What was the Reverend Wright controversy? What did it have to do with Barack Obama?
The Reverend Wright controversy took place in March 2008, a critical time during Barack Obama’s campaign. Obama addressed the controversy, which included an inflammatory speech.
Read more about the Reverend Wright controversy below.
What Was the Reverend Wright Controversy?
In March 2008, the campaign was upended when footage surfaced of Reverend Jeremiah Wright—Barack and Michelle’s pastor at Trinity United Church of Christ—delivering a fiery sermon in which he shouted the phrase “God damn America.” Wright also made remarks praising Nation of Islam leader (and notorious anti-Semite) Louis Farrakhan and claiming that the HIV virus had been deliberately released into the Black community by the U.S. government.
Obama knew this story would cause major trouble for his campaign. He understood the context in which Reverend Wright had given his remarks. Although Wright was a serious theologian and respected figure within Chicago’s religious community, he also had a propensity to give voice to pent-up feelings of collective Black anger over America’s clear and undeniable legacy of racial injustice.
Thus, an ordinary sermon might be peppered with references to slavery, Jim Crow, and the mass incarceration of young Black men as a result of the War on Drugs. In its proper context, such rhetorical flourishes made sense and were generally uncontroversial. But thrown into the context of a presidential election featuring an African-American candidate, they proved explosive.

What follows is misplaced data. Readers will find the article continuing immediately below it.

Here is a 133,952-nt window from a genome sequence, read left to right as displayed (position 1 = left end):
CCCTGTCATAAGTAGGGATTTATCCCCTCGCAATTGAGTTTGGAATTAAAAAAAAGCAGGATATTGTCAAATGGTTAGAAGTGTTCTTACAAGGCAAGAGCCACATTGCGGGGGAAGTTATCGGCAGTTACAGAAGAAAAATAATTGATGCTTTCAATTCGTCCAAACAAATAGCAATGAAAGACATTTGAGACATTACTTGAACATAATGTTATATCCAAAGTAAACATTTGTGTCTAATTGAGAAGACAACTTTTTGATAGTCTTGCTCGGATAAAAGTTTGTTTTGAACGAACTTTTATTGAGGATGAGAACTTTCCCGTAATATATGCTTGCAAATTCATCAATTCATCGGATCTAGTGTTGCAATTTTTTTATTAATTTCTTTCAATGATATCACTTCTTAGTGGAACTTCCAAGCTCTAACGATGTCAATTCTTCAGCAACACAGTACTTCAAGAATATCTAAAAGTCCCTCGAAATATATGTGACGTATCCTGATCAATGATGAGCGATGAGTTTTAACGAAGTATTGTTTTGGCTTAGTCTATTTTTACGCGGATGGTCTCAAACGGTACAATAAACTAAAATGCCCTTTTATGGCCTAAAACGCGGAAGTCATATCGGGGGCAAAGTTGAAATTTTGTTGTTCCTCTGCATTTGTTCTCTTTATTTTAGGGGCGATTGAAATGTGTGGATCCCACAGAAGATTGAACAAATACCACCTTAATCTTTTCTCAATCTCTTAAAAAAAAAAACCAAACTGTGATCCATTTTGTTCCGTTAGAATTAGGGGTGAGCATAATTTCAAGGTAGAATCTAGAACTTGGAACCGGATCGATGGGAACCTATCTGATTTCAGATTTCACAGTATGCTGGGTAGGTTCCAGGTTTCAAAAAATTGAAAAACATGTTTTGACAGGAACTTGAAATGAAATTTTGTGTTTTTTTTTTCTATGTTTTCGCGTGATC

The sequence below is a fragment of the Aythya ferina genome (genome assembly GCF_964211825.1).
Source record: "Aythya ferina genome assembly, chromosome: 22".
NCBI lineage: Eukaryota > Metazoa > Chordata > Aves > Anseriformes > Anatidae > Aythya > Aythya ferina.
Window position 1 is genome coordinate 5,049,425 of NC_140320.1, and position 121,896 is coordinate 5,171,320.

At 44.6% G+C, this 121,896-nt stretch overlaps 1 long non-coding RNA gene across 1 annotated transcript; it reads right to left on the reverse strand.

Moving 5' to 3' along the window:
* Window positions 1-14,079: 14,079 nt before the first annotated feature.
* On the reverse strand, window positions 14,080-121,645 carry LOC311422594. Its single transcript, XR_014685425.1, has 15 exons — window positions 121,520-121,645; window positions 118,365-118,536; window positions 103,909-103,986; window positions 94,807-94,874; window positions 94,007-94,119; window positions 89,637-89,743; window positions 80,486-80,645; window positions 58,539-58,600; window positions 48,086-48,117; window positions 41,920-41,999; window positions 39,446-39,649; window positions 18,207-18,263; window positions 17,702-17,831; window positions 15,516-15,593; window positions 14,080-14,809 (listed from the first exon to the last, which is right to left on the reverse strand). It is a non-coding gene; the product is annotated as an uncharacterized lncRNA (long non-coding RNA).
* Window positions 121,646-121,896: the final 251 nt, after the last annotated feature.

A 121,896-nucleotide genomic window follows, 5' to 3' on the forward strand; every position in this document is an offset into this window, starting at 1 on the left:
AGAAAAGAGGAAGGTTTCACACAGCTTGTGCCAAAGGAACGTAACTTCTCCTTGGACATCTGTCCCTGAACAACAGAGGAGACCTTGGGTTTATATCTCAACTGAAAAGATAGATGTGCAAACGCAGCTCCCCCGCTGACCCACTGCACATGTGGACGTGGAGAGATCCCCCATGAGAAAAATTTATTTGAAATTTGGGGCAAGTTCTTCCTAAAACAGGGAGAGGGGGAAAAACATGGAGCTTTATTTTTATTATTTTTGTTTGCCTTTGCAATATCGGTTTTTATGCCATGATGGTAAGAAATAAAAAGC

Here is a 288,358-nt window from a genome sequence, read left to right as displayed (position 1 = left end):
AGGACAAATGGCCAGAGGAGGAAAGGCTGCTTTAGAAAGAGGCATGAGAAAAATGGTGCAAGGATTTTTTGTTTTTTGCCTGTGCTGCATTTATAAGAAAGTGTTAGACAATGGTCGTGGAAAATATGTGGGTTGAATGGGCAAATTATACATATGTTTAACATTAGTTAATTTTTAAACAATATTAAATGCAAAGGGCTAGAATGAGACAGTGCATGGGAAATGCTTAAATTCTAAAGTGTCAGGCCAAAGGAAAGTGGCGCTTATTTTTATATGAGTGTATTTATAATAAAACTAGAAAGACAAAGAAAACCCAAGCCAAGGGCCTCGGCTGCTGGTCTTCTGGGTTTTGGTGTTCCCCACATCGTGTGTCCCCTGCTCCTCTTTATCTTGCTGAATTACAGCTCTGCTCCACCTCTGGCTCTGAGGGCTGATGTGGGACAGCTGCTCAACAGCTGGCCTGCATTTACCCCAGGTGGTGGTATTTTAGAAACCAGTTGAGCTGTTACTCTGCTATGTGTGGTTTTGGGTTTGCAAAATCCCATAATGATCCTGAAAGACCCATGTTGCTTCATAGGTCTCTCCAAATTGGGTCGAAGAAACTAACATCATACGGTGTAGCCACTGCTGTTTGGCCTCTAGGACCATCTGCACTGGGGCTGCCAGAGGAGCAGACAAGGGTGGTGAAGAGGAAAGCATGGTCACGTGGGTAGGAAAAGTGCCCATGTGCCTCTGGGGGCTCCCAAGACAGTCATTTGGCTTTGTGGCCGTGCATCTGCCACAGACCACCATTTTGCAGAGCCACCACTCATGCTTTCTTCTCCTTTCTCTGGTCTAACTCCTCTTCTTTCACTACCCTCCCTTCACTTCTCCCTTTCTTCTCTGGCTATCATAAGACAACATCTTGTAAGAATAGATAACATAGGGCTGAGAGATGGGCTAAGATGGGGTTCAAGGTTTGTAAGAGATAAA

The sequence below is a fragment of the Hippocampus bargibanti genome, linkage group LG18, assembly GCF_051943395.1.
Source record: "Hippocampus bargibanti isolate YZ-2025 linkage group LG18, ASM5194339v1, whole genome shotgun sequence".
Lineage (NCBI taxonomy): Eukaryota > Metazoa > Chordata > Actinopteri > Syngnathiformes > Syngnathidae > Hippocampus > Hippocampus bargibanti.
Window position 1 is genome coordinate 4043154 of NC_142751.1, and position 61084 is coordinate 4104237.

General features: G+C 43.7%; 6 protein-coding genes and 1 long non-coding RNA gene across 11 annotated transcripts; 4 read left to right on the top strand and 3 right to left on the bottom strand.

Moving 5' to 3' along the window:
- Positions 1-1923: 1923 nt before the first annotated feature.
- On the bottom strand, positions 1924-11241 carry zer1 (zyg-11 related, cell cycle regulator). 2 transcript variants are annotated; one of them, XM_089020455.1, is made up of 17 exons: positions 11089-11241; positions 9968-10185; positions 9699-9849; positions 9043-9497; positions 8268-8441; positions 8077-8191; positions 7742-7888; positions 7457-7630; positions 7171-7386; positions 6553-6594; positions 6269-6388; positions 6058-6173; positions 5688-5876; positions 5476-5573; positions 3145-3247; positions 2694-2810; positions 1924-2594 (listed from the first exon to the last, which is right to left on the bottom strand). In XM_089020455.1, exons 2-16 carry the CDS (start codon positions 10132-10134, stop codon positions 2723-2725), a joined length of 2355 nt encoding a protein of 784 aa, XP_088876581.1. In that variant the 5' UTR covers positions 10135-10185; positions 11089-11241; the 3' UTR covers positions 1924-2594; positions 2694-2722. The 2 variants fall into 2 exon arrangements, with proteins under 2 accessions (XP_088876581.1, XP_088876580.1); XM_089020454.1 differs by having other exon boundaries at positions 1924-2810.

Despite the political pain Wright was causing him, Obama felt empathy for his pastor. Wright could indeed sometimes channel the voice and persona of a 1960s radical. Especially when he knew he was speaking to primarily Black audiences at his church. But Obama also knew that Wright was a serious theologian and thoughtful, nuanced figure. He deserved far better than the caricature that was being made of him by the national media.
Thankfully, the Reverend Wright controversy didn’t seriously affect Obama’s campaign for president. Obama continued to have a relationship with the reverend he respected.
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